The advent of spring brings a revival of the senses as the world around us rebounds from winter. Flowers burst forth like a slow-motion fireworks display. Bird songs and frog calls echo through the woods. And the American woodcock’s aerial dance paints figure-eights in the evening sky. All of these exhibitions-the visual, the acoustic, and the physical- have a common purpose: reproduction.
Flowers are nature’s flashy neon billboards. Calling seductively to pollinators like bees, butterflies, beetles, and hummingbirds, flowers advertise that there’s sweet, sugary nectar to be had. And all a pollinator has to do in return is carry a little bit of pollen from one flower to another. This “sugar for services rendered” system of payment has spawned a wide array of relationships between plants and pollinators: there are generalist relationships, in which flowers are accessible to many types of pollinators, and there are extreme specialists, where a flower is uniquely shaped to allow access to only one species of pollinator. The coevolutionary relationships between plants and pollinators produce astonishing diversity, but with apologies to the botanists out there, I will leave the plants behind in the rest of this post and turn my attention to the displays of animals. That said, if you want to learn more about the breadth of plant-pollinator relationships, a good starting point is In Defense of Plants, which has over fifteen podcasts on the subject.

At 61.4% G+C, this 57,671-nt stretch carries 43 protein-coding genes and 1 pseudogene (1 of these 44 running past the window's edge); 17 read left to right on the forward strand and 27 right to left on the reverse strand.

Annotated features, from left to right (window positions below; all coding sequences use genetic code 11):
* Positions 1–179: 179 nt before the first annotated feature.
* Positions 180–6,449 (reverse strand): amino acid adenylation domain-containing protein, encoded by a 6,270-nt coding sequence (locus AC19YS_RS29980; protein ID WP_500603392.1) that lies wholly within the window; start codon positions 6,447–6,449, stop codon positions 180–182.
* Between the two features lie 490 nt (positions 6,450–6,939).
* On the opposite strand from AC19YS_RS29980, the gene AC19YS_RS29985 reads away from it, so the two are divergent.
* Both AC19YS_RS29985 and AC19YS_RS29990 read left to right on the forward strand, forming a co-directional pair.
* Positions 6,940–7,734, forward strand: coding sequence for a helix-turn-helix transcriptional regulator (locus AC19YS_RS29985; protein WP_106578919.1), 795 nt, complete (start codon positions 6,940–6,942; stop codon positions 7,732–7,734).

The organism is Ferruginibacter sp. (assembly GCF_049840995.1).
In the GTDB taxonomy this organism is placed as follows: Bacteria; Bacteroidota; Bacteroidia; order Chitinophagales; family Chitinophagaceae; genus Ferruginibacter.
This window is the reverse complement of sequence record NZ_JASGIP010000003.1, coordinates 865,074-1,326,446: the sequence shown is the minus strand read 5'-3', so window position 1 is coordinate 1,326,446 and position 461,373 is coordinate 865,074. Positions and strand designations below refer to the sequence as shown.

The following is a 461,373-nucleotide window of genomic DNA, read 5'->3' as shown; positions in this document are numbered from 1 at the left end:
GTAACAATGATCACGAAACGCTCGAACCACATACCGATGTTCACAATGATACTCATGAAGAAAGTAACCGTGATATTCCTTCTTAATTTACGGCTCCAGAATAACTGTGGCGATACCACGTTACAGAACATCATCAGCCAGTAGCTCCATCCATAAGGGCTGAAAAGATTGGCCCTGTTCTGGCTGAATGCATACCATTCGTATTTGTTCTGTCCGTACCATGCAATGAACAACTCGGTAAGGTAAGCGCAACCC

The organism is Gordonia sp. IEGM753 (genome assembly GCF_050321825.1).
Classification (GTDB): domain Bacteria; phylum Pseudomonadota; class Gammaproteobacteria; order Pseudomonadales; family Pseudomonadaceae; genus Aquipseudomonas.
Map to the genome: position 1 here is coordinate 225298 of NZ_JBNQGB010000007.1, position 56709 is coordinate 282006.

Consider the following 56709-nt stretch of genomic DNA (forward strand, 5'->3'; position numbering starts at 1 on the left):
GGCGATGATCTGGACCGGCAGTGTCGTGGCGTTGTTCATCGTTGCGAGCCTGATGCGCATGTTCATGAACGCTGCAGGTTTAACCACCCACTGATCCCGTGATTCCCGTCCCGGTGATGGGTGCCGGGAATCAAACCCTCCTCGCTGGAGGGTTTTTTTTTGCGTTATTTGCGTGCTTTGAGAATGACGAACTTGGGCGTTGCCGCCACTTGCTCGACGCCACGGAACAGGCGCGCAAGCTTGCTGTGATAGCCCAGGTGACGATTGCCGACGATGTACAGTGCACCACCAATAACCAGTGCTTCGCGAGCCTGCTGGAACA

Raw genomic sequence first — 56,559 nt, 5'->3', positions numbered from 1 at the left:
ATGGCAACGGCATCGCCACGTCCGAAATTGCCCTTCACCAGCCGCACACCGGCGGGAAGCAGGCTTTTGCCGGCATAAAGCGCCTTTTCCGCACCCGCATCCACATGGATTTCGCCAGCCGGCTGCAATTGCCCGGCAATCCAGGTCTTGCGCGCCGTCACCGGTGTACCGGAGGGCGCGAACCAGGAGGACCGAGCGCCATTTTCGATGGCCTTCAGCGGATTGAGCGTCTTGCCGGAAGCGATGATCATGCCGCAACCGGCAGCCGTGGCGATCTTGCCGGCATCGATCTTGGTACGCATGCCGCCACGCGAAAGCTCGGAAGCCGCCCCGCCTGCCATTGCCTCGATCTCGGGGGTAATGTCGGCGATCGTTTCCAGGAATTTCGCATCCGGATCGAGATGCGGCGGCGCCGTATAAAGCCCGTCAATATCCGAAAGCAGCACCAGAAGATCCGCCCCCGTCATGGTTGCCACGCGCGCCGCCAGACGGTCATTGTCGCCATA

As we turn our eyes and ears toward the exuberant displays of the animal world, we quickly find that nature has a ridiculous sense of humor. If you see an animal (or human) doing something absurd, it’s likely under the control of a mind-altering parasite (a real phenomenon I’ll cover in a later post), or under the control of mind-altering reproductive hormones. To highlight the latter, let’s begin with one of the ducks currently wintering in the waters off both coasts of North America: the red-breasted merganser.
Mergansers have long, narrow bills equipped with tooth-like serrations that facilitate the capture and retention of slippery fish. They also sport wild, punk-style ‘dos which I recently learned can be converted into one giant spike on a displaying male’s head. This new insight occurred on an overcast morning a few days ago. I got up around sunrise and made my way down to the shoreline, equipped with my camera and travel mug full of coffee. I settled in among the wave-tossed logs on the beach and began watching the activity out in the water. The omnipresent harlequin ducks were engaging in their never-ending series of chases and reprisals, and a few common loons and horned grebes were foraging in the nearshore waters. There was also a pair of red-breasted mergansers close by, and as I watched, it became apparent that the male was keenly interested in getting the attention of the female.